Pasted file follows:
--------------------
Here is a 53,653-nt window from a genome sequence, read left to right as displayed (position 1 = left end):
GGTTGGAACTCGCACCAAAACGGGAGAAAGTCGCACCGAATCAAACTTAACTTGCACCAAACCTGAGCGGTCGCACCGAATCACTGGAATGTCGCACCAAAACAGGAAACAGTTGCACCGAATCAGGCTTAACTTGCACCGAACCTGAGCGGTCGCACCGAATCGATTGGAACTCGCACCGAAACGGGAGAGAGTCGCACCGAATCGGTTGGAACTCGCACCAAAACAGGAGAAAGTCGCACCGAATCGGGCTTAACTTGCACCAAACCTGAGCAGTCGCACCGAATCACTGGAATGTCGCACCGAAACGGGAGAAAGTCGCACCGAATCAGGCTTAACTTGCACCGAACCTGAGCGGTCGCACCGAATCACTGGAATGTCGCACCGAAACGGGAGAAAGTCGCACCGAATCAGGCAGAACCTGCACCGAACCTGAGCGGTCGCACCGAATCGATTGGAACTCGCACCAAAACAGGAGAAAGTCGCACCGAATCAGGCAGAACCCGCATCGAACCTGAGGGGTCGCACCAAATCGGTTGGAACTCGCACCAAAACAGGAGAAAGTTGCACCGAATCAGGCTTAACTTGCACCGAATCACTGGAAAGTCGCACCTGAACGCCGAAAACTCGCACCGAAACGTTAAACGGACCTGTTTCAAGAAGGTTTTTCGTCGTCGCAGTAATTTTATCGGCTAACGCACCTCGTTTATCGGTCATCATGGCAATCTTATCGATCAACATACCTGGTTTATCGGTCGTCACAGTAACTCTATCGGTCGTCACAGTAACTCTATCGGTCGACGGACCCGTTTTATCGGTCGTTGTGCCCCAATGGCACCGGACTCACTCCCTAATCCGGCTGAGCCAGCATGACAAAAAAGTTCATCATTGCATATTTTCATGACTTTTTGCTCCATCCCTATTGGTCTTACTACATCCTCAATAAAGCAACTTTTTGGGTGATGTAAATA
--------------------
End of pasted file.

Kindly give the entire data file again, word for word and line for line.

Here is a 53,653-nt window from a genome sequence, read left to right as displayed (position 1 = left end):
GGTTGGAACTCGCACCAAAACGGGAGAAAGTCGCACCGAATCAAACTTAACTTGCACCAAACCTGAGCGGTCGCACCGAATCACTGGAATGTCGCACCAAAACAGGAAACAGTTGCACCGAATCAGGCTTAACTTGCACCGAACCTGAGCGGTCGCACCGAATCGATTGGAACTCGCACCGAAACGGGAGAGAGTCGCACCGAATCGGTTGGAACTCGCACCAAAACAGGAGAAAGTCGCACCGAATCGGGCTTAACTTGCACCAAACCTGAGCAGTCGCACCGAATCACTGGAATGTCGCACCGAAACGGGAGAAAGTCGCACCGAATCAGGCTTAACTTGCACCGAACCTGAGCGGTCGCACCGAATCACTGGAATGTCGCACCGAAACGGGAGAAAGTCGCACCGAATCAGGCAGAACCTGCACCGAACCTGAGCGGTCGCACCGAATCGATTGGAACTCGCACCAAAACAGGAGAAAGTCGCACCGAATCAGGCAGAACCCGCATCGAACCTGAGGGGTCGCACCAAATCGGTTGGAACTCGCACCAAAACAGGAGAAAGTTGCACCGAATCAGGCTTAACTTGCACCGAATCACTGGAAAGTCGCACCTGAACGCCGAAAACTCGCACCGAAACGTTAAACGGACCTGTTTCAAGAAGGTTTTTCGTCGTCGCAGTAATTTTATCGGCTAACGCACCTCGTTTATCGGTCATCATGGCAATCTTATCGATCAACATACCTGGTTTATCGGTCGTCACAGTAACTCTATCGGTCGTCACAGTAACTCTATCGGTCGACGGACCCGTTTTATCGGTCGTTGTGCCCCAATGGCACCGGACTCACTCCCTAATCCGGCTGAGCCAGCATGACAAAAAAGTTCATCATTGCATATTTTCATGACTTTTTGCTCCATCCCTATTGGTCTTACTACATCCTCAATAAAGCAACTTTTTGGGTGATGTAAATA